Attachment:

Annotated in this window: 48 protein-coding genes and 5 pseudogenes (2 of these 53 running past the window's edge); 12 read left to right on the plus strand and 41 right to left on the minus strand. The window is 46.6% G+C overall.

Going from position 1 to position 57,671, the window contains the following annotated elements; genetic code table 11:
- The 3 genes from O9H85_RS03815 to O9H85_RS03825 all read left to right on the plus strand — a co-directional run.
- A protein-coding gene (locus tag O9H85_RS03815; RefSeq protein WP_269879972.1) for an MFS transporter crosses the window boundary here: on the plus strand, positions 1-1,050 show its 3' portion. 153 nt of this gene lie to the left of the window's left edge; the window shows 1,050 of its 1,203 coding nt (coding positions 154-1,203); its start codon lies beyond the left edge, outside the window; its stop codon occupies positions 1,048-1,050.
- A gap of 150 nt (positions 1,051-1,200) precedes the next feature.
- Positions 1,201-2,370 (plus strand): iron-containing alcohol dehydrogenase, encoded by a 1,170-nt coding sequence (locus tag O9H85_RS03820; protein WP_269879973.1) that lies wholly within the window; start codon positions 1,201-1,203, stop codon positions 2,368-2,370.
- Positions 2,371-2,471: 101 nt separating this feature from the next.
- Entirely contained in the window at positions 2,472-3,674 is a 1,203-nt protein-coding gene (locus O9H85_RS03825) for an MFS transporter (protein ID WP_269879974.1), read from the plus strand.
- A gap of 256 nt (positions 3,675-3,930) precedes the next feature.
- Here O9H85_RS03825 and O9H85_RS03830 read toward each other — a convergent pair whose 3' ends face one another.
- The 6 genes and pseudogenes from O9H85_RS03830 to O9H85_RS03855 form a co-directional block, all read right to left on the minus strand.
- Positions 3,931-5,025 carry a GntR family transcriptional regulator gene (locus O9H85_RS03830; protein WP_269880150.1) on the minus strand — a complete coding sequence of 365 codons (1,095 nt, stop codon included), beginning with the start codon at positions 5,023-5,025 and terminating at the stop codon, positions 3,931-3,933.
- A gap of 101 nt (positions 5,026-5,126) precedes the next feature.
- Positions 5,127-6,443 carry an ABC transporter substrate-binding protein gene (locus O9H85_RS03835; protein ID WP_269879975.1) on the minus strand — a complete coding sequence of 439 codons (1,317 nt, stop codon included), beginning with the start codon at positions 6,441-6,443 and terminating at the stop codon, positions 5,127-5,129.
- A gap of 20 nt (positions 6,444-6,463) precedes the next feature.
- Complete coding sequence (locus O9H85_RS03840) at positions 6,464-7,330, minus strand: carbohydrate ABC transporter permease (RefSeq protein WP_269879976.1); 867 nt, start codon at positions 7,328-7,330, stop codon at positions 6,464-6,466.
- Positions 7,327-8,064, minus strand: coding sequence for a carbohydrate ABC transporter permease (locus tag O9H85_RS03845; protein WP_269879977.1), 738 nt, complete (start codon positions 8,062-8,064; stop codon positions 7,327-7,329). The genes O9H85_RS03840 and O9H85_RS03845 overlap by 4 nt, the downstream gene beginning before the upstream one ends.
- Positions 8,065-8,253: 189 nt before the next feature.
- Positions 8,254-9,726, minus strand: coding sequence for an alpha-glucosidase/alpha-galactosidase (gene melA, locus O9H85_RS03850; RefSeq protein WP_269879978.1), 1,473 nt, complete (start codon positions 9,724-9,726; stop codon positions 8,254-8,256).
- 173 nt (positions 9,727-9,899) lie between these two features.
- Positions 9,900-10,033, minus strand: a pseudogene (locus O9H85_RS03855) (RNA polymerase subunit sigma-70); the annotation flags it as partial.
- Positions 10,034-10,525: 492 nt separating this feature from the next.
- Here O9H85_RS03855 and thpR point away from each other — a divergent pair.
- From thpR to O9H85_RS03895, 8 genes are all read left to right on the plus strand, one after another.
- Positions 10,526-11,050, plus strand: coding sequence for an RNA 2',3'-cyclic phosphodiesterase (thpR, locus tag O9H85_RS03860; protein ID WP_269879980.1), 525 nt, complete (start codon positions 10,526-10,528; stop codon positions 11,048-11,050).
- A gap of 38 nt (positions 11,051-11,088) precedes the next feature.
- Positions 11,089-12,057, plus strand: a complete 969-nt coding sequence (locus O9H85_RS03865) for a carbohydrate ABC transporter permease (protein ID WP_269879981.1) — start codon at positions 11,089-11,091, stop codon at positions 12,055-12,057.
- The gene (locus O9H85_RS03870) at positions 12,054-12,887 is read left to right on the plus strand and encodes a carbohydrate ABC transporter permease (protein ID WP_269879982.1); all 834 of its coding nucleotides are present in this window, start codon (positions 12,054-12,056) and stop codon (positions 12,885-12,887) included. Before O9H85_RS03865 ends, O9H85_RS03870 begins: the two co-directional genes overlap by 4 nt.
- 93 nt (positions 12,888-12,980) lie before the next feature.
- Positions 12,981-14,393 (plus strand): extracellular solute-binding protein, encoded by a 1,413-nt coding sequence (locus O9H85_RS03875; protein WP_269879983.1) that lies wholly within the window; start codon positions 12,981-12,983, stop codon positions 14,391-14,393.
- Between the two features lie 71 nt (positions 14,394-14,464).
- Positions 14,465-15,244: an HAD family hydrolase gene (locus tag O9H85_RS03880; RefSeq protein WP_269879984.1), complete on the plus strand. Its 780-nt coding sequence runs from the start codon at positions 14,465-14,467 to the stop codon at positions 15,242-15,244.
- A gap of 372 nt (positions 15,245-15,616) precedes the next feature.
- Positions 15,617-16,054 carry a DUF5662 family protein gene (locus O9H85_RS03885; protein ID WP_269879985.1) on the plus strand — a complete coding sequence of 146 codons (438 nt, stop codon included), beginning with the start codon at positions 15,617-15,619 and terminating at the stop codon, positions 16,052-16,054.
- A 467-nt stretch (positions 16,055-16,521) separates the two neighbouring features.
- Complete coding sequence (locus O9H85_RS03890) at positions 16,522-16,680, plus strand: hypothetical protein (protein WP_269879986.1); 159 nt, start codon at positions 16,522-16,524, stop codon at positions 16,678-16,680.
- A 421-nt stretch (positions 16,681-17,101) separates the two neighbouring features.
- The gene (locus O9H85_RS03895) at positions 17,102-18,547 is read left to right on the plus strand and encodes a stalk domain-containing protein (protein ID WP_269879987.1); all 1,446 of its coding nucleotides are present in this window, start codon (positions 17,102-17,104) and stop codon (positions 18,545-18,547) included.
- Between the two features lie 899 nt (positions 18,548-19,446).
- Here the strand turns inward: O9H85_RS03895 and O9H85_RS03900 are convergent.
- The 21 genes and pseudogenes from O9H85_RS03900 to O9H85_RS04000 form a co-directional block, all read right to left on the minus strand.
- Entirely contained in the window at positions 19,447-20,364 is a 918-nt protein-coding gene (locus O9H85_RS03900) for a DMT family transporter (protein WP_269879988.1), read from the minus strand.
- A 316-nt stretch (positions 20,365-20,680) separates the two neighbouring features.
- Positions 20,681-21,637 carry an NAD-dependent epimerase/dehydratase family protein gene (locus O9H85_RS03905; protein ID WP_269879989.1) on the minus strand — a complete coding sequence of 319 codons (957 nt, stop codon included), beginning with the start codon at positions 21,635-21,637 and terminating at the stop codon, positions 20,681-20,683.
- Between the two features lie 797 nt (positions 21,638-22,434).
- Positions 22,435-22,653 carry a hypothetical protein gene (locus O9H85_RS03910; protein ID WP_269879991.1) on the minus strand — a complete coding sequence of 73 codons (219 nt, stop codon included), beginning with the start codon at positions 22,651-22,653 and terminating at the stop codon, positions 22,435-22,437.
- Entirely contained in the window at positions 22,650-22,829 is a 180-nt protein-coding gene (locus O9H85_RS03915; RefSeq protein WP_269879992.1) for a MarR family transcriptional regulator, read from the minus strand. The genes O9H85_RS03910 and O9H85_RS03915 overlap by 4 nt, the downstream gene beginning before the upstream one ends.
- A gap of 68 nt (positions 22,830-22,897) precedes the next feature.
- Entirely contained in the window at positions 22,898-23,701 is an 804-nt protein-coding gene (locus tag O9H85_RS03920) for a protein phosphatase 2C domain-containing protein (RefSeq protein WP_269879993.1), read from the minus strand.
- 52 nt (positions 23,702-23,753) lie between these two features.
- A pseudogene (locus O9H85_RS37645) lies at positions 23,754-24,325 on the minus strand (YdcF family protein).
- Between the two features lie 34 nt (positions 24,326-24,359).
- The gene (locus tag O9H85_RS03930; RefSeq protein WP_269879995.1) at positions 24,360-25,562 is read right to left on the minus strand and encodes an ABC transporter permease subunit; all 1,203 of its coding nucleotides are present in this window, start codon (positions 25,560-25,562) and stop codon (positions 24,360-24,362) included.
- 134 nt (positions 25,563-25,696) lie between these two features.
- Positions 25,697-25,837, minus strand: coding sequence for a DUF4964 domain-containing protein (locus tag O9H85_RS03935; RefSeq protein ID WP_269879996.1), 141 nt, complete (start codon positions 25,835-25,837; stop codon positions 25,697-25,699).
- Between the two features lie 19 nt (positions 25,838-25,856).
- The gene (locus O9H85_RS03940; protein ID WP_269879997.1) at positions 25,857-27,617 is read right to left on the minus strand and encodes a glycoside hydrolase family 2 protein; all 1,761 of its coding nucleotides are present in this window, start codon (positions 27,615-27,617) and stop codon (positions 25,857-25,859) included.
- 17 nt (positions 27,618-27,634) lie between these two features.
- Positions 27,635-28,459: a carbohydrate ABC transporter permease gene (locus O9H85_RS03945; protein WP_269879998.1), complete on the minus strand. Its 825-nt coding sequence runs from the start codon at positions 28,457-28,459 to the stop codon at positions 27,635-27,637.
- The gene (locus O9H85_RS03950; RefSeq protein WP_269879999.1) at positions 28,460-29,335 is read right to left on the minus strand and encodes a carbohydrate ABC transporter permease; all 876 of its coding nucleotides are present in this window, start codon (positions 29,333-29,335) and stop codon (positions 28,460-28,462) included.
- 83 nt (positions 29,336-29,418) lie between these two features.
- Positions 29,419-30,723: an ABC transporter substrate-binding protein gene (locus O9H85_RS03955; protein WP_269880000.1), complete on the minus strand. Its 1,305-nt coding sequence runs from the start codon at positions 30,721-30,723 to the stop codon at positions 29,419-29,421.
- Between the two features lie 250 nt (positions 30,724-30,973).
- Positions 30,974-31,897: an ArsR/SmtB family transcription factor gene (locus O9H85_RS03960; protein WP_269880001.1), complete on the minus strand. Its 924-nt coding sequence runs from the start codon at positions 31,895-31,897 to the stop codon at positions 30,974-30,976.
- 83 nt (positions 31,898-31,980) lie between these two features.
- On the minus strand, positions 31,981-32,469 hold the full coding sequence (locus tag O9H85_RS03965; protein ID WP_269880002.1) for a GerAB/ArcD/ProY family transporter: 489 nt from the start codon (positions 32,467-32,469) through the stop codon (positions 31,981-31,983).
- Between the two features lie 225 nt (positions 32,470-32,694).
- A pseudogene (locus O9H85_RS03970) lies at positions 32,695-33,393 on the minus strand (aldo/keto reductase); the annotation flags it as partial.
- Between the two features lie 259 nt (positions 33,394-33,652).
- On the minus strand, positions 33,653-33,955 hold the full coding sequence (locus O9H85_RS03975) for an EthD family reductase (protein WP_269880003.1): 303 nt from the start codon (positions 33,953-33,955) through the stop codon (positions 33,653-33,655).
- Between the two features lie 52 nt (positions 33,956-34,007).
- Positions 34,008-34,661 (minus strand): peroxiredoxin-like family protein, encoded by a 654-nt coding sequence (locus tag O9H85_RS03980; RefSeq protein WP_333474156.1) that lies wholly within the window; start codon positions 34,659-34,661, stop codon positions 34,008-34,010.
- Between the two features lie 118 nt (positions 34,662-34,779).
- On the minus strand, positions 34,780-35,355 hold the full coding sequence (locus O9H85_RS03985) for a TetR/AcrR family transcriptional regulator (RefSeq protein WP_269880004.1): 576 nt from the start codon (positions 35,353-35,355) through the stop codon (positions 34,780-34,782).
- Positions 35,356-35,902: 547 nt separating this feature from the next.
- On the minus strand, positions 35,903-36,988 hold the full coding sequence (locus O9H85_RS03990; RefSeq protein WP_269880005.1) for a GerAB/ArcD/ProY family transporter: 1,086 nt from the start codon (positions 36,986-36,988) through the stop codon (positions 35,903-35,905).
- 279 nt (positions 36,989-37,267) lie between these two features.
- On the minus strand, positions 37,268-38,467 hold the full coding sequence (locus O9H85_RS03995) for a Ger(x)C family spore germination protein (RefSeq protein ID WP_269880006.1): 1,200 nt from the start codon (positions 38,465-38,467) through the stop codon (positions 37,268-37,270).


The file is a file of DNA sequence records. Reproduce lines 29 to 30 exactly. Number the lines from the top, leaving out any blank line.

- 93 nt (positions 12,888-12,980) lie before the next feature.
- Positions 12,981-14,393 (plus strand): extracellular solute-binding protein, encoded by a 1,413-nt coding sequence (locus O9H85_RS03875; protein WP_269879983.1) that lies wholly within the window; start codon positions 12,981-12,983, stop codon positions 14,391-14,393.